October was a special month for me. I accomplished a few things from my Adventure Bucket List. Starting with my effort to get better with fear of heights.
As I shared in my “Small Victory, Big Milestone” post, I hit a big milestone in my journey to overcome acrophobia. To be clear though, my goal isn’t to get rid of it totally. I don’t need to be fearless. Little fear is good. It keeps you out of danger. I just don’t want it to take over me.
The last time I hiked to Icehouse Saddle was 10 years ago. Jen knew this hike would be a meaningful one for me. It was a test to see how far I’ve come with my progress. I was glad our adventure buddies wanted to come along and be part of it.
I was out to conquer Cucamonga Peak (8,858′) that day. This hike is rated ‘very difficult’ due to its length and an elevation gain of 4,061′ but the real challenge for me was a mental one. Can I reach Icehouse Saddle without an anxiety attack? The steady climb on Icehouse Canyon Trail wasn’t a breeze either. Based on GPS, I knew we were getting close to the saddle. I kept thinking the narrow, steep drop-off had to be just around the corner at each turn. But it turned out negative each time. Without a hiccup, we arrived at Icehouse Saddle after 3.5 miles. The feeling of accomplishment was overwhelming. We cheered and celebrated my progress.
So where was it?? I took this photo on our way down. We think it had to be around here. My memory recalls this trail a lot narrower. It was 10 years ago after all…or was it like this then and I was that bad?!
From the saddle, find this sign and take Cucamonga Peak Trail toward the peak.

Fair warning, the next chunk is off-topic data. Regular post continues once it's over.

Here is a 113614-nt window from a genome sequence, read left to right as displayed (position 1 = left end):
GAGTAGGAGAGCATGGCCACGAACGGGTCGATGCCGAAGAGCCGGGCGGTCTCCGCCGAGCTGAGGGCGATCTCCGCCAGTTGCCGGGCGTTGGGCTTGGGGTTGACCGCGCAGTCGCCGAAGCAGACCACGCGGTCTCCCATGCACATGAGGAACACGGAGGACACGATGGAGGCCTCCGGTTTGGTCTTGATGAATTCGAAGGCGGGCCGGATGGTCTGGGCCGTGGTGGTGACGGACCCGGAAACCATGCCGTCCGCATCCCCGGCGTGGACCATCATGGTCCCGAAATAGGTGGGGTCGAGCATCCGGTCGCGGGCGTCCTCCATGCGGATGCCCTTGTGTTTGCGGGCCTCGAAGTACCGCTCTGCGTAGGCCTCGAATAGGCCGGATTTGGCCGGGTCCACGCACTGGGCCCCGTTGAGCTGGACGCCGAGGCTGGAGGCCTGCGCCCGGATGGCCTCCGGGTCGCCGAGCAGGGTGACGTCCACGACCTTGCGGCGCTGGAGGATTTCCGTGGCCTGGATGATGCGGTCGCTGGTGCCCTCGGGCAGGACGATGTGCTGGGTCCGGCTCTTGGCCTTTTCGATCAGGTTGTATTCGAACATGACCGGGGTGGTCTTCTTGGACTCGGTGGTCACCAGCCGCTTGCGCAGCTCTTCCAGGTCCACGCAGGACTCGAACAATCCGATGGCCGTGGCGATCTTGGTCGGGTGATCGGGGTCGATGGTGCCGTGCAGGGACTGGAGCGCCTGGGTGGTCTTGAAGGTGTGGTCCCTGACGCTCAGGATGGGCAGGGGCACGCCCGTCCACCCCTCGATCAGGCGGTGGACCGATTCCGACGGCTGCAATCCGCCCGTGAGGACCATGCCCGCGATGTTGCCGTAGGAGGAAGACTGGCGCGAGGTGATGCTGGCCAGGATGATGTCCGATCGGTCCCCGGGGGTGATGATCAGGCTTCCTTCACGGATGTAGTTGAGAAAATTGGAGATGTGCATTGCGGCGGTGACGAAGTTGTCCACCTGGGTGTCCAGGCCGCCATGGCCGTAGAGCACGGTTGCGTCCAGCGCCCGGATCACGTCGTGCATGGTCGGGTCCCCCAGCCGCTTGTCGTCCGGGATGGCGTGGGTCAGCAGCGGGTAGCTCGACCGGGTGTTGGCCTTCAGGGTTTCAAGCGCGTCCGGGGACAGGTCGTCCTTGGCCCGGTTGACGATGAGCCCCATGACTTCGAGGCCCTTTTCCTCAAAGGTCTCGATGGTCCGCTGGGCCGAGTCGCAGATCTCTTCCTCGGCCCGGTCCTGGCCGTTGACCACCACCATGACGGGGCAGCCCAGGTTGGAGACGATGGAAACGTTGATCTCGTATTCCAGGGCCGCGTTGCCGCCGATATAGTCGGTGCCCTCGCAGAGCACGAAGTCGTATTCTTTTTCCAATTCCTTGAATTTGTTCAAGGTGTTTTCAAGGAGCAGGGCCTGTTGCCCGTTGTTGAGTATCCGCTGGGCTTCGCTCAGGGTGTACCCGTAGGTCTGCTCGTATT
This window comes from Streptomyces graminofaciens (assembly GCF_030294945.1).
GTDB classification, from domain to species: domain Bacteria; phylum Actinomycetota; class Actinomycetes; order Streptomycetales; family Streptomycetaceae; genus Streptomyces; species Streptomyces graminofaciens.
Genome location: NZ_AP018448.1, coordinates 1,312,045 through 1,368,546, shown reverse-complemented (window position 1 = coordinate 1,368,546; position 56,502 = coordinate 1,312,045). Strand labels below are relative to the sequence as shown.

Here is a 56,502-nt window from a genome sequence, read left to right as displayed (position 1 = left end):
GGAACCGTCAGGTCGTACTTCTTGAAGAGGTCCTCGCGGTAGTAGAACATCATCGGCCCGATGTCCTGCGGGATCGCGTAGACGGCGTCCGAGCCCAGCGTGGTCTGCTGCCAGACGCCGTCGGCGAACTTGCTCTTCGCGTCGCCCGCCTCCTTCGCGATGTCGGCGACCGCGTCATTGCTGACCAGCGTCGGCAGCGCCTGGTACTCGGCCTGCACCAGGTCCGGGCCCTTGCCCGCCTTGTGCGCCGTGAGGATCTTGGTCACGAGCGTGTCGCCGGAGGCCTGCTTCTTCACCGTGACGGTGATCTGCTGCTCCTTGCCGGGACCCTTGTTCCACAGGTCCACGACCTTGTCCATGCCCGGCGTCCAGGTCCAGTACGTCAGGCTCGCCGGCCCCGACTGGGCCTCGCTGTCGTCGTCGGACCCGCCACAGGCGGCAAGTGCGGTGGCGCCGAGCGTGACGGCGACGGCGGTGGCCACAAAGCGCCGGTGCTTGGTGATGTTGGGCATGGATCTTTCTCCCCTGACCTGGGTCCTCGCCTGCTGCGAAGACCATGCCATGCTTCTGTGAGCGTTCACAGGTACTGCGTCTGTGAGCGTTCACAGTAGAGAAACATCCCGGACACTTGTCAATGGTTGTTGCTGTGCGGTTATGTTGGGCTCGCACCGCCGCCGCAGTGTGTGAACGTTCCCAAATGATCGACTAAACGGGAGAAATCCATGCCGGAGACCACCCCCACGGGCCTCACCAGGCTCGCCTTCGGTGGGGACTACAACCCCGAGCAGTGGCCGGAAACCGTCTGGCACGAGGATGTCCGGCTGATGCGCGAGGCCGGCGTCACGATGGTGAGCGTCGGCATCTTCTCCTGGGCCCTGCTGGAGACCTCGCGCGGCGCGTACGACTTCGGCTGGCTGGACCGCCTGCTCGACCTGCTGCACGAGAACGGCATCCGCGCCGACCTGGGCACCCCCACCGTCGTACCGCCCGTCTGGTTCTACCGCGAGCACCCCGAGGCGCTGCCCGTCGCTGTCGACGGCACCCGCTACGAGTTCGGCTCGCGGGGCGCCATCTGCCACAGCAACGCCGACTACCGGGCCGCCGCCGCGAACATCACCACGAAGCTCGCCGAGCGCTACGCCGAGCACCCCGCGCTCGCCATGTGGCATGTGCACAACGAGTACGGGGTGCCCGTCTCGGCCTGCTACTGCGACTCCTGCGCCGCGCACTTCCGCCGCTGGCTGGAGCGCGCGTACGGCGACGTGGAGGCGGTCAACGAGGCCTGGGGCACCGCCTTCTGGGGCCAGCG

Only 2.4 miles to go! But wait, it’s a challenging course to the peak. Take a look at this section of the trail. It was narrower and has a steeper drop-off than the one we passed on Icehouse Canyon Trail. As long as I kept my head down and kept my eyes right in front of my feet even though the urge to look around was strong, I was OK! Such a relief. I also took this photo when we were coming back from the peak. It was a big hike and I needed my hands free for the trekking poles when we were climbing up.
After challenging 2.4 miles of an uphill, especially the last 0.25 mile or so, we reached Cucamonga Peak. The view was incredible. It was totally worth the effort.
Our pups liked it too.
We took a lunch break and enjoyed the views from the top. For the 2nd half of the hike, Xena got her boots on. She is more confident with her steps when she has booties on. She becomes more playful too. Hmm… I foresee a future post.
When we got back down to Icehouse Canyon, we walked down to the creek and wandered a bit. Although the 12th mile seemed never-ending and our legs felt a bit wobbly after the big climb, the leaves began to change and it was just too beautiful to pass.
When we got to the car, Xena plopped herself down next to the car. “Good job, Z! I am proud of you!”, I told her. I can tell she was exhausted because her body gently trembled. I gave her a coconut water mixture for potassium and electrolytes then gave her dinner. She finished it practically in one breath, which isn’t anything new, and looked satisfied. I helped her into the car and noticed her body already stop shaking. Her eyes fought to stay up from the back seat but I knew that was a lost battle. She drifted off to a sweet dreamland soon after I pulled out of the parking lot.
Good to Know:
- Hike Date: 10.2.17
- Distance: 12 miles RT
- Elevation Gain: 4,061′ (1,238 m)
- Cucamonga Peak sits at 8,862 feet (2,701 m)
- Difficulty Rating: Very Difficult
- Trailhead: Icehouse Canyon Trailhead (34.250142, -117.636244)
- Vault toilet available at the trailhead
- Out and back trail